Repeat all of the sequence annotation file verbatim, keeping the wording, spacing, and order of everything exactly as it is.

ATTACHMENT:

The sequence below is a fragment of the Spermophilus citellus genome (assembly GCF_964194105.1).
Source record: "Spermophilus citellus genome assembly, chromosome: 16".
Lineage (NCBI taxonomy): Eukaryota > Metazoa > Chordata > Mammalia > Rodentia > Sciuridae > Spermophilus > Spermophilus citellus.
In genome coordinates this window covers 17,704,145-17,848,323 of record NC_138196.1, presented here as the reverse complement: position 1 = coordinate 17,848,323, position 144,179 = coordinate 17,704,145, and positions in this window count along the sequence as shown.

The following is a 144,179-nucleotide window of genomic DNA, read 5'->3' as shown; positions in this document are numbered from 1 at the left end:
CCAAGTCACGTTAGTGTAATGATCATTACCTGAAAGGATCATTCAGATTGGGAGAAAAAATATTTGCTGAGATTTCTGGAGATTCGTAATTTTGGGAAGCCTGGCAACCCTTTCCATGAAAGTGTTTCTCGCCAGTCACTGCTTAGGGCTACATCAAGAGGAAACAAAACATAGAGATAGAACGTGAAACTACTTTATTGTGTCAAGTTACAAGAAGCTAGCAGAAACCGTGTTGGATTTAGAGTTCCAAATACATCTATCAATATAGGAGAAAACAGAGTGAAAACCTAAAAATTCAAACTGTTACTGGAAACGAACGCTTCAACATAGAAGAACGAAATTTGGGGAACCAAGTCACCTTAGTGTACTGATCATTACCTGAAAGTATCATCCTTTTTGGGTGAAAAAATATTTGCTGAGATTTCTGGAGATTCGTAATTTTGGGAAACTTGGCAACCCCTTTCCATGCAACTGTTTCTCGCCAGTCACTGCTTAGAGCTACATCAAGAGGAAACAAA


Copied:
The sequence below is a fragment of the Spermophilus citellus genome (assembly GCF_964194105.1).
Source record: "Spermophilus citellus genome assembly, chromosome: 16".
Lineage (NCBI taxonomy): Eukaryota > Metazoa > Chordata > Mammalia > Rodentia > Sciuridae > Spermophilus > Spermophilus citellus.
In genome coordinates this window covers 17,704,145-17,848,323 of record NC_138196.1, presented here as the reverse complement: position 1 = coordinate 17,848,323, position 144,179 = coordinate 17,704,145, and positions in this window count along the sequence as shown.

The following is a 144,179-nucleotide window of genomic DNA, read 5'->3' as shown; positions in this document are numbered from 1 at the left end:
CCAAGTCACGTTAGTGTAATGATCATTACCTGAAAGGATCATTCAGATTGGGAGAAAAAATATTTGCTGAGATTTCTGGAGATTCGTAATTTTGGGAAGCCTGGCAACCCTTTCCATGAAAGTGTTTCTCGCCAGTCACTGCTTAGGGCTACATCAAGAGGAAACAAAACATAGAGATAGAACGTGAAACTACTTTATTGTGTCAAGTTACAAGAAGCTAGCAGAAACCGTGTTGGATTTAGAGTTCCAAATACATCTATCAATATAGGAGAAAACAGAGTGAAAACCTAAAAATTCAAACTGTTACTGGAAACGAACGCTTCAACATAGAAGAACGAAATTTGGGGAACCAAGTCACCTTAGTGTACTGATCATTACCTGAAAGTATCATCCTTTTTGGGTGAAAAAATATTTGCTGAGATTTCTGGAGATTCGTAATTTTGGGAAACTTGGCAACCCCTTTCCATGCAACTGTTTCTCGCCAGTCACTGCTTAGAGCTACATCAAGAGGAAACAAA